Autism-Related Articles, Books, Services

Friday, September 3, 2010

How Does My Kid's Brain Work??

In trying to set up a collection of homeschool goals, I needed to consider my child's strengths and weaknesses. 

It sounds easy, doesn't it? 

He's good at reading, but not so good at math.  He's good at music, but not so good at handwriting.

But then it gets tricky.  And then it gets trickier.

For example...  He can grasp an author's style to the degree that he can, for example, write a novel story that sounds eerily like the work of Rudyard Kipling. Yet he can't define the main idea of the same story, and then tell you a few details.  What's more, his grammar and punctuation are atrocious.

He can play clarinet at the level of an advanced high school student if he hears and repeats it, yet he can't quite grasp the nuances of reading the notes on the staff.  He loves band camp where he spends five hours a day practicing, yet moans if I ask him to spend ten minutes on the clarinet.

He loves fine art, and can talk at length about the works of Monet, Van Gogh and Picasso.  Yet he can tell you nothing about the period during which the artists lived, nor can he accurately explain the difference between France, Holland and Spain.

What's he good at?  Where are his challenges?  As a linear thinker myself, I am finding it incredibly hard to develop a meaningful answer.  He's a good writer and a rotten writer...  a fine musician - or not.  A knowledgeable young man or an ignorant kid. 

He's all of the above.

OK, then.  Time to write some goals!

Saturday, August 28, 2010

Tech Tools for Teaching a Kid with Executive Functioning Problems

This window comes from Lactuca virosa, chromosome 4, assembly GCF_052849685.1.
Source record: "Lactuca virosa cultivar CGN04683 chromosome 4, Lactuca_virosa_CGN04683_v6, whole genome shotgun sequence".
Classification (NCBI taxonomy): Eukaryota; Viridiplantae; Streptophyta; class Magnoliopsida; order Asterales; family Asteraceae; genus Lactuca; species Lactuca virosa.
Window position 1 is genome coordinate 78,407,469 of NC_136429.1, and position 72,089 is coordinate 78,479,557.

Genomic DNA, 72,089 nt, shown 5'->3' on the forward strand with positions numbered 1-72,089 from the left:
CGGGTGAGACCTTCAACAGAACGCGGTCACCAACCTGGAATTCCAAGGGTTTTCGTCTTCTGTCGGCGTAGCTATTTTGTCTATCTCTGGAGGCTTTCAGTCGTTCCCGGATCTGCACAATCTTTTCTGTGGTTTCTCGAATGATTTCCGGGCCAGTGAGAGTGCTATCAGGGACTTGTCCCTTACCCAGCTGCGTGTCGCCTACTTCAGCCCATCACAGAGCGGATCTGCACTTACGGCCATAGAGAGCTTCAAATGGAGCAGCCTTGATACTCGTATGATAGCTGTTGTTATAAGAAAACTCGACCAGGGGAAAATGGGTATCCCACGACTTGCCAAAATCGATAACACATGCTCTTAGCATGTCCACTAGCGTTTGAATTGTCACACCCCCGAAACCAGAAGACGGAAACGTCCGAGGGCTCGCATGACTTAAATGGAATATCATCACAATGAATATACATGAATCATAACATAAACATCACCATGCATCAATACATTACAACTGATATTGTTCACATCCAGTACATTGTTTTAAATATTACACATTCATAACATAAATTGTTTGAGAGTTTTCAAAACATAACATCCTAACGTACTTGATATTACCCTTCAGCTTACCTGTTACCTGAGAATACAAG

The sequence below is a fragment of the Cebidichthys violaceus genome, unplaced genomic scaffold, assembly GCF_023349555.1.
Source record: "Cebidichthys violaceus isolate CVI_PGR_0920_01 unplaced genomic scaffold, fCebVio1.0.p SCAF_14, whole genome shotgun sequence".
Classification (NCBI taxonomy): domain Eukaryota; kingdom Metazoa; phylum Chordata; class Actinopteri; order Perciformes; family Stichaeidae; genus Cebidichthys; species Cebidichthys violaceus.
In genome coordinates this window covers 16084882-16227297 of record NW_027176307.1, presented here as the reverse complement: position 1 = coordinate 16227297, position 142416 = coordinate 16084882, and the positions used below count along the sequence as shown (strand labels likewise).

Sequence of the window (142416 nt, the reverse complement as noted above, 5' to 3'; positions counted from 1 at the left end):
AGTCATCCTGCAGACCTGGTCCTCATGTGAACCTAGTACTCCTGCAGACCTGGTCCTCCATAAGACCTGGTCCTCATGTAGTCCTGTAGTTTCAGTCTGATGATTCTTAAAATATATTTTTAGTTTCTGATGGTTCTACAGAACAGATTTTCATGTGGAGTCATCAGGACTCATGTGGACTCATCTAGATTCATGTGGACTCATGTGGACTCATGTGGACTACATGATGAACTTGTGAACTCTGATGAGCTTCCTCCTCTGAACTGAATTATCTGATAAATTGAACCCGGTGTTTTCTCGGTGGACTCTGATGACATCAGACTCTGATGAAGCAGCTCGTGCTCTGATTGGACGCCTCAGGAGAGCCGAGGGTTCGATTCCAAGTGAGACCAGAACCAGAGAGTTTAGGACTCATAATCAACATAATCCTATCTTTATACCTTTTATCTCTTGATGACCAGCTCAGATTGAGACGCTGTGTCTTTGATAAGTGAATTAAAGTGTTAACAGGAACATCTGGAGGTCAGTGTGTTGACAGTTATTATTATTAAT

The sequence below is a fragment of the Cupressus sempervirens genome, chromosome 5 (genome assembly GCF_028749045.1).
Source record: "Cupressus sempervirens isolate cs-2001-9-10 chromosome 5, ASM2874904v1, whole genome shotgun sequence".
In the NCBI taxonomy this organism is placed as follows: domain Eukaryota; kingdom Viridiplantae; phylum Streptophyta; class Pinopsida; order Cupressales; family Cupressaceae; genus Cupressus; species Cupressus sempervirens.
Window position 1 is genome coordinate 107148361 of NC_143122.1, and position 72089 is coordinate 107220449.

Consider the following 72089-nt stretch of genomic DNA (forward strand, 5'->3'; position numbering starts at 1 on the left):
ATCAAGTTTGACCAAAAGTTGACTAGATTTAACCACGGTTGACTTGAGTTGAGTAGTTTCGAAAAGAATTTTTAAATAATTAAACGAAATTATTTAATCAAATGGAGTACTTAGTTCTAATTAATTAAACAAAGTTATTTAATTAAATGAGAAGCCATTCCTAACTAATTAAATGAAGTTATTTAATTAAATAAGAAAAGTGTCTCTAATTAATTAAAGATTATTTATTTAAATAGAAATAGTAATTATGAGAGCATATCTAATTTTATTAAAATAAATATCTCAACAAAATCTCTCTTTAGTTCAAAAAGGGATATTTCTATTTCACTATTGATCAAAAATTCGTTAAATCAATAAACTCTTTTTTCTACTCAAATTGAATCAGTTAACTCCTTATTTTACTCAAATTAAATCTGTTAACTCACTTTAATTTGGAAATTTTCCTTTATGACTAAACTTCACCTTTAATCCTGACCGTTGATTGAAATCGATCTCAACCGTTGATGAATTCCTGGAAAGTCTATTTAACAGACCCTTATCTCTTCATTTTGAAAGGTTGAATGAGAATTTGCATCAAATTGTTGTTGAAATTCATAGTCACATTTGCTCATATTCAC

Tom doesn't really work well independently.  He'll do what I ask - at least the first portion - but if he gets stuck or finishes a part of the process, he just....  stops.  What that means is that I wind up at his elbow, saying things like "okay, what's next?" or "do you have a question?" 
The TimeTimer visual clock

Often I have to go farther to prompt him with directions such as "why don't you look at the next question on the page?" or "you've written the answer, but now you need to read it out loud to figure out where the commas, periods and capital letters go."  Even when we have a written list of "what to do," it can be hard for him.

The truth is, he's capable of continuing on his own.  And with only the merest nudge, he does a reasonable job of proofing and correcting his writing, finishing the project, etc.  In fact, Tom actually enjoys writing and doesn't dislike reading, math, or practicing his clarinet.  The problem is staying on task, and thinking ahead (AKA executive function).

To help him build some independence, I'm looking at software and hardware that might provide the prompts and direction he needs - so that neither I nor a future teacher will need to sit at his shoulder to prompt him.  So far, I've found some interesting software that actually prompts a writer through the brainstorming, drafting and editing process - but nothing I'm sold on yet.

A few things I'm looking at:
  • This article from Reading Rockets about assistive technology for learning disabilities
  • A database called TechMatrix, which lists and reviews assistive technology for learners
  • A site called ReadWriteThink which includes a whole mess of free, web-based interactives to support a range of projects including 5 para essays, persuasive essays, and more.
  • Inspiration Software (graphical organizing system - ordered a freebie demo to try out)
 I've also bought something called a TimeTimer - a visual clock that, I'm HOPING, will help Tom to think about and organize time - and even stay on task!  Tom's SLP (who's also a social skills coach) has used it with him effectively, so I'm thinking it may be a useful tool at home.